At the same time, BDS establishes a dialogue of misinformation that, when continued over several years, poses a threat to the reputation of Israel and the Jewish people in the global community. A boycott exists to draw attention to social wrongs and effectuates change by asserting economic pressure on those positioned to take rectifying action.
Calling for a boycott of Israel suggests that Israel is doing something worth boycotting, effectively equating the country’s actions with unconscionable labor laws or the mistreatment of animals. By misusing political terms like “apartheid” to provide context for the boycott, BDS influences credible social movements to align in purpose. For example, as Professor Dershowitz discussed, the “Black Lives Matter” movement has started to incorporate Antisemitic/anti-Israel messaging that is neither justified by Jewish-Black relations nor relevant to the cause. Similar sentiments are emerging as mainstream thought at several colleges and universities in the U.S. and Europe.
Because the economic harm caused by BDS is ostensibly incremental, the U.S. legal system’s response has so far been equally incremental and therefore it fails to address this more dangerous long term threat.
Around one-third of the states in the U.S. have implemented anti-BDS laws. Though these laws vary, the crux of the laws prohibit municipalities from contracting with companies that participate in discriminatory boycotts like BDS. Effectively, it is the state’s way of voting with its wallet and announcing a policy that the state opposes hate and intolerance. While these laws that deny rewards to agents of hate are laudable, the U.S. legal system continues to falls short in its failure to affirmatively punish and therefore meaningfully deter the spread of propaganda facilitated by BDS.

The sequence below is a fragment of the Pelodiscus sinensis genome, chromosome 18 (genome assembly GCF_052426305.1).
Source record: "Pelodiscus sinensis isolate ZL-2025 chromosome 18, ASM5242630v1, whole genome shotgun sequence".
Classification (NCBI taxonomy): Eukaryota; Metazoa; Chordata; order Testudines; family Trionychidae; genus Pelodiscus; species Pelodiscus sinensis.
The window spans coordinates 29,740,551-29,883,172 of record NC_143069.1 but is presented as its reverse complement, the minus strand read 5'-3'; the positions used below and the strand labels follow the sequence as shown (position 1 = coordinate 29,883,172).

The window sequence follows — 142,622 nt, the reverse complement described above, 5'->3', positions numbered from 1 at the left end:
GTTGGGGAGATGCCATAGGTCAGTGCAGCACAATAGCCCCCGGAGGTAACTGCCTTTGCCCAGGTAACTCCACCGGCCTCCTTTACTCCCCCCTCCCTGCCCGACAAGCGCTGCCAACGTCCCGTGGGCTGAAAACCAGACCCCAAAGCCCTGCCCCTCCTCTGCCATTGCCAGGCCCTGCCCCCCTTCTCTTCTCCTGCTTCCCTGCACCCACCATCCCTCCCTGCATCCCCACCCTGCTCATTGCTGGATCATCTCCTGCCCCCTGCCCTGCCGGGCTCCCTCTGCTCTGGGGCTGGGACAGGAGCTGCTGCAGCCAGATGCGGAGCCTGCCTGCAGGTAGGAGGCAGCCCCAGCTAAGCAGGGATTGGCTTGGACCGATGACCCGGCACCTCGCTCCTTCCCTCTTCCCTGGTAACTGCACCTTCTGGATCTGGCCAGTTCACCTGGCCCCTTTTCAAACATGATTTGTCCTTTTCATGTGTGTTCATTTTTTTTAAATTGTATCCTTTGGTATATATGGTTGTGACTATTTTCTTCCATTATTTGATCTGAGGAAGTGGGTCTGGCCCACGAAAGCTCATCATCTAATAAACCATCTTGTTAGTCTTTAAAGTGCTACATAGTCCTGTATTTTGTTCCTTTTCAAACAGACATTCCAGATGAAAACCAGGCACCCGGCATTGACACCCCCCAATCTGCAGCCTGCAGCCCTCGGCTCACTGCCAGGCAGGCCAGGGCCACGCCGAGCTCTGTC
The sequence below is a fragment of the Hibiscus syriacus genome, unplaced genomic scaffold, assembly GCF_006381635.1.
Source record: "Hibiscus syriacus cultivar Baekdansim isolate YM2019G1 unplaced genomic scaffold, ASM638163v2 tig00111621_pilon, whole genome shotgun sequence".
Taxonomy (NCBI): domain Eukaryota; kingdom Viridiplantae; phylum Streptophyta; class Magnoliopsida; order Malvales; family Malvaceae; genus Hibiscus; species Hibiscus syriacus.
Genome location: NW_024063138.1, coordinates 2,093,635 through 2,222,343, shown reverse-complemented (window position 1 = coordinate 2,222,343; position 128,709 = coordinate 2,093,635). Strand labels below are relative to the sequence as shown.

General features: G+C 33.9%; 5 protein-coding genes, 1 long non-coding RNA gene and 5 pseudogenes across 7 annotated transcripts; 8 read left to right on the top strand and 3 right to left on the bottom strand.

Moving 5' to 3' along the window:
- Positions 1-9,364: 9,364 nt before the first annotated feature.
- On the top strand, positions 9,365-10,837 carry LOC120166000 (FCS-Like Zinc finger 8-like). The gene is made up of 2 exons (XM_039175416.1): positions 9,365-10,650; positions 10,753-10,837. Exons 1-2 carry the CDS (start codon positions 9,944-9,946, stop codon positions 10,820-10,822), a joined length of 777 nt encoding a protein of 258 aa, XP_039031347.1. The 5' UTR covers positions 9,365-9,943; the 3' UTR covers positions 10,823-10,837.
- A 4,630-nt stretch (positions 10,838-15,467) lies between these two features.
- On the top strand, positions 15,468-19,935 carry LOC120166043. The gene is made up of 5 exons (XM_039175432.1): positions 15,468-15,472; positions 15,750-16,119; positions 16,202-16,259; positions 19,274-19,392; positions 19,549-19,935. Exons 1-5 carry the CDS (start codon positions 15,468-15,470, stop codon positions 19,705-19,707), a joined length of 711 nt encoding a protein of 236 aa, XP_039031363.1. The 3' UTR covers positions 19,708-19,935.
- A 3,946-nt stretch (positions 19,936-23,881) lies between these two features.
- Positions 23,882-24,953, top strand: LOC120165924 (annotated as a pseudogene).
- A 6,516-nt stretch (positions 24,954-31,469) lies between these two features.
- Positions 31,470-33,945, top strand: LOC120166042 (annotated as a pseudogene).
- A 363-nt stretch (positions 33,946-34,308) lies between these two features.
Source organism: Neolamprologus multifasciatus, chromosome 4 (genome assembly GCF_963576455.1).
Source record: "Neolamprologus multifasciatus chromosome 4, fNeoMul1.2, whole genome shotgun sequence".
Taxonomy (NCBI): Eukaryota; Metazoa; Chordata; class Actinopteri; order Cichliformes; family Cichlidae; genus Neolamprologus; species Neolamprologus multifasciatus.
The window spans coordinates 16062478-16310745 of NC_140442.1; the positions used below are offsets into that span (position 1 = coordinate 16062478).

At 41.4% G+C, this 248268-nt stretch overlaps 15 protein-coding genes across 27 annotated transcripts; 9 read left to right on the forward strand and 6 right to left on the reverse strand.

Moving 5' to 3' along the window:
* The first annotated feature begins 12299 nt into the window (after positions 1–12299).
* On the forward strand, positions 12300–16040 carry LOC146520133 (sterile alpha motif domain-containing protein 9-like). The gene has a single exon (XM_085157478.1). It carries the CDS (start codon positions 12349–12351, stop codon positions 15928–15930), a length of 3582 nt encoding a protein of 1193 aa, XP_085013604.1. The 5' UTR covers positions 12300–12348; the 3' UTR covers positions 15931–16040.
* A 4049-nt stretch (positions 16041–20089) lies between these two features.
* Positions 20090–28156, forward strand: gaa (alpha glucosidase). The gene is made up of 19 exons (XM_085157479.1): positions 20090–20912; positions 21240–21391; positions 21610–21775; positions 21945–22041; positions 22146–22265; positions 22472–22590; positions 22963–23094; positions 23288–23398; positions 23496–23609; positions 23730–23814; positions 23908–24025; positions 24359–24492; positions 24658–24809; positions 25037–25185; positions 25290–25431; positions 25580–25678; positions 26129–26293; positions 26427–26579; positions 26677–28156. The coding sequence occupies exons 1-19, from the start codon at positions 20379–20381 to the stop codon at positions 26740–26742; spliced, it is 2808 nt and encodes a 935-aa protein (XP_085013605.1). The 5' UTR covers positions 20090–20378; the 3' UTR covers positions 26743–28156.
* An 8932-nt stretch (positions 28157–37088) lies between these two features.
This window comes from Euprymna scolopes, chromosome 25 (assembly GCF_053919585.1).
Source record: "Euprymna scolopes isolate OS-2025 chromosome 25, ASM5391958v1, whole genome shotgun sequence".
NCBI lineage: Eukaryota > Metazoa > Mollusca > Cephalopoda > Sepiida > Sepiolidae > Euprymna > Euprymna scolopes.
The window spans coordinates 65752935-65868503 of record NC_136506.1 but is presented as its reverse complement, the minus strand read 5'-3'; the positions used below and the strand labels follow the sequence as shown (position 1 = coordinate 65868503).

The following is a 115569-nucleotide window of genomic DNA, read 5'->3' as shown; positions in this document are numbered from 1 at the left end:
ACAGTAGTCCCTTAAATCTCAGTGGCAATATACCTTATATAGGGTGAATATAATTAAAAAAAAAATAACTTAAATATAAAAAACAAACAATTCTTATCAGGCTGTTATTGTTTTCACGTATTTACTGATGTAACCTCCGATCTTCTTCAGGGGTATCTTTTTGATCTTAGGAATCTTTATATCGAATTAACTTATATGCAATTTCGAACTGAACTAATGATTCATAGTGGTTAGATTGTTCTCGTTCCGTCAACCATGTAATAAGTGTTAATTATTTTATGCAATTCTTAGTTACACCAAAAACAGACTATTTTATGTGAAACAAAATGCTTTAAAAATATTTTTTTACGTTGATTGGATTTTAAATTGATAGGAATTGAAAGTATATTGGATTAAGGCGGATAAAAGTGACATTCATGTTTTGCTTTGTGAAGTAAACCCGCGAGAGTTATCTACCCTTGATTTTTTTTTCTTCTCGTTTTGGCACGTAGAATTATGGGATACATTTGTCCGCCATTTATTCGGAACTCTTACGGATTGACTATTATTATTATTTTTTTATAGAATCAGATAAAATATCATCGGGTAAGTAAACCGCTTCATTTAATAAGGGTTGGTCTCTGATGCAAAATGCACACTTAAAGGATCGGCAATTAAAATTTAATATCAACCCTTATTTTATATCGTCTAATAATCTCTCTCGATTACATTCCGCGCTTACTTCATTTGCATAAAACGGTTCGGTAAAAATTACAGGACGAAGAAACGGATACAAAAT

The concept of boycotting Israel or the Jewish community is not new. The Nuremberg Laws enacted in Nazi, Germany imposed economic penalties on citizens and businesses for being or affiliating with Jews, thereby crippling the Jewish population and ultimately facilitating the Holocaust. After World War II, a collection of Arab states formed the Arab League Boycott against Israel, which blacklisted firms that directly or indirectly engaged in commercial transactions with Israel and its citizens. The United States eventually responded to the Arab League Boycott by enacting the Export Administration Act (EAA) in 1979, which imposed civil penalties against companies for participating in such discriminatory boycotts. Between 2007 and 2015, the Department of Commerce reported close to 800 EAA violations committed by about 60 companies, but it is believed that this is only the tip of the iceberg.
Stronger Legal Protections for and Effective Counter-Speech by Israel Supporters